AS THE days get longer and slightly warmer, the gardens and their inhabitants are beginning to wake up.

It’s our chance to take a stroll in the fresh air and recharge our batteries following what has been a long winter.

During April the local Scout group and Guide leaders collected all the wood from the banks of the River Aire which has been lying there since it was washed down during the winter floods, and had a bonfire which you might have seen or even got involved with.

The clean-up is a long, slow process but very necessary as the riverside walk is one which is dog friendly and enjoyed by friends and families all year round. It is also home to wildlife and birds including kingfishers.

The monthly river fly checks have also now started. You might have seen Nick carrying them out – the riverbed is disturbed and the subsequent plume of sediment collected.

He also checks for eight different species including fresh water shrimps, cased caddisfly larvae, caseless caddisfly larvae and stonefly larvae plus various winged nymphs.

This all gives an accurate picture of what can be expected at any given time of year on a month-by-month basis. Any dramatic changes can indicate pollution changes.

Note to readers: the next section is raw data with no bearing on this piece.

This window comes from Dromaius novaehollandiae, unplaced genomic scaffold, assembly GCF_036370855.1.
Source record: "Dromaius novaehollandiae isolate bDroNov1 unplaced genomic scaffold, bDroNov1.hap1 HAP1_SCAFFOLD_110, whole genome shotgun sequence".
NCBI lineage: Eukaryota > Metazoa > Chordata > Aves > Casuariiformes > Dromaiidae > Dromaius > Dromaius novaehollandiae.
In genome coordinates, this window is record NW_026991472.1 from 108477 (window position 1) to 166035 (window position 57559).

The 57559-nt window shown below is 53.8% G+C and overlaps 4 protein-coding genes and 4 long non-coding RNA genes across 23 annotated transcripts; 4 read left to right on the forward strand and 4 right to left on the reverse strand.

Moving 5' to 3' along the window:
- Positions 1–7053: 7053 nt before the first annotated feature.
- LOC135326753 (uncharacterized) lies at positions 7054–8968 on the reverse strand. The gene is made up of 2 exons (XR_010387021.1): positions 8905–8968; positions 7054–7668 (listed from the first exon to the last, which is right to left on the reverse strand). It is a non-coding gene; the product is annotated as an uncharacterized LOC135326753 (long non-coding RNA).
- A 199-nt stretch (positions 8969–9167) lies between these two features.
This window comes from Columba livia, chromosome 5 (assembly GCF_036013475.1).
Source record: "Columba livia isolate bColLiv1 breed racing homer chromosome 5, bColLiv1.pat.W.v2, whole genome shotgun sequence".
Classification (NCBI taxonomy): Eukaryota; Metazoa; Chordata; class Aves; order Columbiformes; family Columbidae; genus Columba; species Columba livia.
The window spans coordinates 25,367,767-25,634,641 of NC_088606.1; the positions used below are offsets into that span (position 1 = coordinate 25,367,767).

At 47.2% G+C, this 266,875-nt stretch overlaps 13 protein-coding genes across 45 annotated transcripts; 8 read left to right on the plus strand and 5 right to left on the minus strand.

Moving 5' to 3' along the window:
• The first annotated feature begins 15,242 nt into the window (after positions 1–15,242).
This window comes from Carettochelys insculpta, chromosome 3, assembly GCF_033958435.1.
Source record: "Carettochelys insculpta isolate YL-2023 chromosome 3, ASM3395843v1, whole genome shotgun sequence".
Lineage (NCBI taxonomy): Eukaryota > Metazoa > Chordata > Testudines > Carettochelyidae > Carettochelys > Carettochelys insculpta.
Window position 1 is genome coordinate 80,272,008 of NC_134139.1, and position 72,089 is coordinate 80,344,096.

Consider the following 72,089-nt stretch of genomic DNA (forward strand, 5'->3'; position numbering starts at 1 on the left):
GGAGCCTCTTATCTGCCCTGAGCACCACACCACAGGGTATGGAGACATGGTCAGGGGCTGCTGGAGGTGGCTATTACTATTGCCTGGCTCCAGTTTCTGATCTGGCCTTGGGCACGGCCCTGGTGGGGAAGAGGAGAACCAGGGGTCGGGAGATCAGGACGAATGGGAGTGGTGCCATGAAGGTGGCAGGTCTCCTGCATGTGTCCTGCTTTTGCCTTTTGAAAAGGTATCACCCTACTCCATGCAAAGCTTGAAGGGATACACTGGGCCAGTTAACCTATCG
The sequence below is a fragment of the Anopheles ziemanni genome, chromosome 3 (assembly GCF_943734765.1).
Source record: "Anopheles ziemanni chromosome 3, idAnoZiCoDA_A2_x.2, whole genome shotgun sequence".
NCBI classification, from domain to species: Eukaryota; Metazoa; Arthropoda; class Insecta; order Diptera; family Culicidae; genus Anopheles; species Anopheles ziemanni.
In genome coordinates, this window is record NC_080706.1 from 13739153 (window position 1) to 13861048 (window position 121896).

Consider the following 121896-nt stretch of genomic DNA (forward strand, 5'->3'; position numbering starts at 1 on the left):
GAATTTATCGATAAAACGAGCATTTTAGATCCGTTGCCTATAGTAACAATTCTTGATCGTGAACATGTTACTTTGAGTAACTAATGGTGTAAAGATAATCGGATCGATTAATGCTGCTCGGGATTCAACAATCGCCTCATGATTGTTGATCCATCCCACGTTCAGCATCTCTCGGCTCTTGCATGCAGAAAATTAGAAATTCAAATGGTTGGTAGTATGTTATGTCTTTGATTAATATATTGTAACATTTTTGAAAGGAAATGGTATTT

The Environment Agency analyses and records the results, and sets trigger levels for each location.

This will be especially important this year as nesting sites and riverside wildlife homes will have been damaged in the floods, and it is possible that there was additional pollution created at the same time.

The gardens are also coming alive and during May: we will be introducing some garden tours and talks. Watch this space and our website for more details.

One species which is especially important for the gardens are the bees. Did you know that at East Riddlesden Hall we are home to the beehives of the Airedale Beekeepers group?

From May to August there will be a series of walks and talks to explore the Wonderful World of Bees. The dates are May 23, June 6, June 27, July 4, and August 1.

Each one will be slightly different so check the website for further details. All the talks and tours are from 1.30pm to 3pm and some are aimed specifically at children.

Another by-product of spring is when we discover what has potentially been eating our textile collections and furnishings.

Over the next few Tuesdays a different room in the house will be the subject of scrutiny, and a talk on how we care for collections and any specific conservation issue which is necessary to implement in each room.

In May we will be introducing some practical ‘have a go’ textile craft sessions which are relevant to the manor house’s historical background.

Have you missed any of our previous Fame articles in the Keighley? If so, simply visit your, click on What’s On then Out & About, and you’ll find a host of articles about the National Trust manor house.